It's no exaggeration that I have played more than a handful of roguelikes over a year, with many more in the queue and a lot more in the future. There's nothing wrong with the genre, I just underestimated how popular it was especially in terms of game development. Uragun opened my eyes to why the genre received a meteoric rise, but I need to clarify something. I say "roguelike" this and "roguelite" that a lot, so I'll remind others what these terminologies mean. A quick thanks to Kool2Play for allowing us to cover Uragun!
The "rogue" genre is often a linear type of game where players attempt to reach the end of a run with limited resources, usually with one life by default. Upon defeat, the player is usually given a form of permanent currency that unlocks permanent upgrades for future runs. Usually, the player dies from something unfair and repeats the cycle over and over again until they feel comfortable enough to go the distance. Of course, this is also a merit of skill as some players will reach the end quickly and with fewer upgrades than others. This also depends on the general difficulty of the game as that is what makes or breaks a "rogue" game.
If the difficulty is fair but challenging, it'll make the challenge satisfying to overcome. However, any extremes in a game being too difficult or too easy is a bad sign as the game will continue to fight against the player at worst or become a one-person wrecking crew at best. Uragun's main weakness is that the game is too short for it to fully reap the benefits of the roguelike foundation it lays down. There are a total of four biomes all based on real-world locations. Uragun begins in the desolate ruins of Barcelona followed by the underground laboratories of Nairobi. After the snowcapped mountains of North America, the game shifts to Hong Kong, the game's final biome and where the rogue AI takes its last stand.
Each biome has four mini-bosses and four main bosses, with the general strategy being the same for almost every encounter. Uragun is a "twin-stick robot shooter" similar to Blackwind. I'd almost preferred if it was structured the same as Blackwind, a game where I mentioned that the story wasn't its strongest suit but the gameplay made up for it. Both games give off an exhilarating feeling of destroying hundreds of enemy robots but in Uragun's case, it's dependent on how lucky RNG blesses the player with good drops. The weapons in Uragun are fairly powerful and with a few weapon modifications, I've found a setup that broke the game wide open.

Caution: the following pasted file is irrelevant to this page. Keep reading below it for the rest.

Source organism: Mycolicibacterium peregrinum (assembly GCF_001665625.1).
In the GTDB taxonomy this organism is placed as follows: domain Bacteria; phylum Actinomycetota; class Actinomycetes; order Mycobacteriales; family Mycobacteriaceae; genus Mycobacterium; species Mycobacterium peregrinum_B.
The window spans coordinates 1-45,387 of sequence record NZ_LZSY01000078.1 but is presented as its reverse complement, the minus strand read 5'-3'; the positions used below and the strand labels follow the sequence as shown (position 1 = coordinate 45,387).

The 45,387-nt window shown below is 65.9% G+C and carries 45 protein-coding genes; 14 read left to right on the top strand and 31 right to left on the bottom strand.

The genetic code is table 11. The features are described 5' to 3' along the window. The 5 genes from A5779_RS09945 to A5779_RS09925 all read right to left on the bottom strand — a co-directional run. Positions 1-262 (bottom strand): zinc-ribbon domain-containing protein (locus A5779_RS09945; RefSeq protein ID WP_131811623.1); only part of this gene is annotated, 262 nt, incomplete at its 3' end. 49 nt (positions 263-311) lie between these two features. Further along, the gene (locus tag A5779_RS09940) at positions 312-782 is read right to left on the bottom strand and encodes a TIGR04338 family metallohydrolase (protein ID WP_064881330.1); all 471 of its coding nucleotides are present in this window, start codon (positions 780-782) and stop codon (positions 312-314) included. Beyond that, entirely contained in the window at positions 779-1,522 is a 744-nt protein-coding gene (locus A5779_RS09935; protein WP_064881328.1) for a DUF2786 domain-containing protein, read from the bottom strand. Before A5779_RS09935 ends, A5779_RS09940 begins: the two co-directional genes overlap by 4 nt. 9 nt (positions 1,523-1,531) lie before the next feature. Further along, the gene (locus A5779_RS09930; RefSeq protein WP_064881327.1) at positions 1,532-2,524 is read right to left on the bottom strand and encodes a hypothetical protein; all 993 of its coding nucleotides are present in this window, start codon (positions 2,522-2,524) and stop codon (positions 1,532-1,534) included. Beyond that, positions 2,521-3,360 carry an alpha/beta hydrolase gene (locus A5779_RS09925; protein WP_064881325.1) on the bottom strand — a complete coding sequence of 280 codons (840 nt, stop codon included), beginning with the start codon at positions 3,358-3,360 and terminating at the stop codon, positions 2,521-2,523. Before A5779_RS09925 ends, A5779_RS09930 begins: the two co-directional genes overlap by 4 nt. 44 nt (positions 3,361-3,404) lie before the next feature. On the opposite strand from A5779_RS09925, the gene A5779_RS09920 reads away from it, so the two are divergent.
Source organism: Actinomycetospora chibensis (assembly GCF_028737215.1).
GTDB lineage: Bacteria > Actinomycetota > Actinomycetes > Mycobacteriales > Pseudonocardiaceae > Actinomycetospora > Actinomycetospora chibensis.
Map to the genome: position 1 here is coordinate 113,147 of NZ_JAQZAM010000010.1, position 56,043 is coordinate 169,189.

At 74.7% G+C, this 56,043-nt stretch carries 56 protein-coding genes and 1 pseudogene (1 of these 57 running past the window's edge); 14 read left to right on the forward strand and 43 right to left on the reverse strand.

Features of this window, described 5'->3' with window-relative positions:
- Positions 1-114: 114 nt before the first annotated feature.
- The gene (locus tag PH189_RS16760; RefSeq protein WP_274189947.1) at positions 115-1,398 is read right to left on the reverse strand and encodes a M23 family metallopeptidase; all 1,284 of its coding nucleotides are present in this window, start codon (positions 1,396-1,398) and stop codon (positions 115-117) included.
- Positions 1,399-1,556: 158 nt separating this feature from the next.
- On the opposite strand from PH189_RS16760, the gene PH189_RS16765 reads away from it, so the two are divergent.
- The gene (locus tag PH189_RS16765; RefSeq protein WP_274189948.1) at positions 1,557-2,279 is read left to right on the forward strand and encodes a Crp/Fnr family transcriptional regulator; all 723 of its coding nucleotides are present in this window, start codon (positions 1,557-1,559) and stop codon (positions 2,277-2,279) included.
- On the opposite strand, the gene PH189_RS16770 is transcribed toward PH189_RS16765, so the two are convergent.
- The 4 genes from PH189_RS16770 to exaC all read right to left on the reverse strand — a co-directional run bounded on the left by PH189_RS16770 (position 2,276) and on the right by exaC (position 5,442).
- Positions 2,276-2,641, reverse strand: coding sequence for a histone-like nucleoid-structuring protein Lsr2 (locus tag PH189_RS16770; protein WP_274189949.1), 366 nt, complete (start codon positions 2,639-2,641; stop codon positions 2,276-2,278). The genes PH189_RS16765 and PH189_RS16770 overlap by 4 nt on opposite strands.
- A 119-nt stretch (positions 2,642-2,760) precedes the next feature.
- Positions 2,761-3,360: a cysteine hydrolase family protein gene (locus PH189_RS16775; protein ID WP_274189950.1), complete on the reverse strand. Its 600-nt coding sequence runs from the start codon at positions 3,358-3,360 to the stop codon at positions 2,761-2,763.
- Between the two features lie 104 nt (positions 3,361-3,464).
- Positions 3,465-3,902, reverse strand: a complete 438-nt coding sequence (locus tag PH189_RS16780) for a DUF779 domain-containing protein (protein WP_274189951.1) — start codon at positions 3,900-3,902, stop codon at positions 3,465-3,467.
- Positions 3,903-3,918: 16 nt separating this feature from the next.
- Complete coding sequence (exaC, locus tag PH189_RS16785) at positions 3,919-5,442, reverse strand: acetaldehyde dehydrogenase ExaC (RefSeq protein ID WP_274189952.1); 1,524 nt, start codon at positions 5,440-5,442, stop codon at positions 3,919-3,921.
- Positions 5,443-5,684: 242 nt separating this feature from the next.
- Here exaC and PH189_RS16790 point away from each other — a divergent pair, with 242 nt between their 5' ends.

Uragun has an Overdrive mechanic that increases in multiplier proportional to the amount of damage the player does to enemies. As the player destroys more robots, the Overdrive gauge fills until it's ready for use. Entering Overdrive increases the player's attack damage and bullet spread while entering a slowdown mode similar to Bullet Time. While the damage boost is appreciated, the slowdown effect is what breaks the game as granting the player to shoot first before the enemy, especially in a roguelike, is a very useful skill to have. One of the two default weapons, the minigun, has a short range but a decent spread.
There's a weapon augment that increases the area of bullets, making a single spread turn into three. These abilities stack, meaning that with one simple modification, the starting minigun can turn into a shotgun with decent enough range. The minigun also has a high rate of fire, which applies on-hit effects more efficiently than the rocket launcher or rail gun. Now, what if instead of a minigun, the player had an actual shotgun? I couldn't find much of a difference between the two in terms of range, but the shotgun's damage by default was far superior to the minigun.
With the right conditions, the shotgun shredded through enemies with minimal effort, and being in Overdrive meant I could fire freely without risk of getting hit. I would regain my Overdrive meter within moments of exiting Overdrive mode and all I had to worry about was not taking damage. The Overdrive multiplier resets once the player takes damage but it's not severe enough to stop the player from getting another bonus. Once I figured this out, the objective was to remain in Overdrive throughout each biome to the boss.
It's a slight shame because I could tell the developers did what they could to "put out all the stops" when it came to the later biomes in the game. Layers of enemies spawn in tight sections, some of which explode upon defeat. Since the player is completely vulnerable when dashing, if the player has the two upgrades that lower the cooldown for each dash, not only are they a death machine but they are also a nimble death machine. In the end, it wasn't enough. I was one mission away from getting to the final boss but the tight sections and hazards were enough to finally kill me.
While Uragun is not a terrible game, figuring out the game's win condition by the third attempt is usually not a good sign for the long term. It becomes an "if it's not broke don't fix it" situation where nothing is stopping me from abusing the same mechanic for a future run if it got me this far from the beginning. To fix this, the developers could include alternate weapons and augments that give the player a chance to play Uragun differently.
As simple as Dead Cells was, there was always that one weapon that made me reconsider my path as it was far different than a regular "sword." More biomes wouldn't hurt either, as it took me a little over forty minutes to reach Hong Kong for the first time making it there. Despite this, for the asking price, it's a fun experience so long as players know that it will more than likely be a fleeting one.
Uragun is available on Steam.